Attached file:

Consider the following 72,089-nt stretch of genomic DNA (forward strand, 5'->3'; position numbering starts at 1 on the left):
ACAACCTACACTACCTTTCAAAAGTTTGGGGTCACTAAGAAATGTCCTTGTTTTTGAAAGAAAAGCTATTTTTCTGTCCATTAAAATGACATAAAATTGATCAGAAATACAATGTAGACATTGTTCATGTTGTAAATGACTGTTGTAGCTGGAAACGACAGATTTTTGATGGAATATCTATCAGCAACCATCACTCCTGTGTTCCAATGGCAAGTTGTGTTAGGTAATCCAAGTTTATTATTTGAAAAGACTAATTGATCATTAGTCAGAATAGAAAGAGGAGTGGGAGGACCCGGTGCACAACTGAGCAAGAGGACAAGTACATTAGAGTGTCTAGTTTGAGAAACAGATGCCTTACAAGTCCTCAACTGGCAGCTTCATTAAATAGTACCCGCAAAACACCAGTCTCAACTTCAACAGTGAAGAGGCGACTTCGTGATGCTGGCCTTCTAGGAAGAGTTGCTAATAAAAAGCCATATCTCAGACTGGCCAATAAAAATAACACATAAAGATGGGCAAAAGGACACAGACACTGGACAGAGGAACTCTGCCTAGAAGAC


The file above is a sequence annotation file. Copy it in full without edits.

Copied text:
Consider the following 72,089-nt stretch of genomic DNA (forward strand, 5'->3'; position numbering starts at 1 on the left):
ACAACCTACACTACCTTTCAAAAGTTTGGGGTCACTAAGAAATGTCCTTGTTTTTGAAAGAAAAGCTATTTTTCTGTCCATTAAAATGACATAAAATTGATCAGAAATACAATGTAGACATTGTTCATGTTGTAAATGACTGTTGTAGCTGGAAACGACAGATTTTTGATGGAATATCTATCAGCAACCATCACTCCTGTGTTCCAATGGCAAGTTGTGTTAGGTAATCCAAGTTTATTATTTGAAAAGACTAATTGATCATTAGTCAGAATAGAAAGAGGAGTGGGAGGACCCGGTGCACAACTGAGCAAGAGGACAAGTACATTAGAGTGTCTAGTTTGAGAAACAGATGCCTTACAAGTCCTCAACTGGCAGCTTCATTAAATAGTACCCGCAAAACACCAGTCTCAACTTCAACAGTGAAGAGGCGACTTCGTGATGCTGGCCTTCTAGGAAGAGTTGCTAATAAAAAGCCATATCTCAGACTGGCCAATAAAAATAACACATAAAGATGGGCAAAAGGACACAGACACTGGACAGAGGAACTCTGCCTAGAAGAC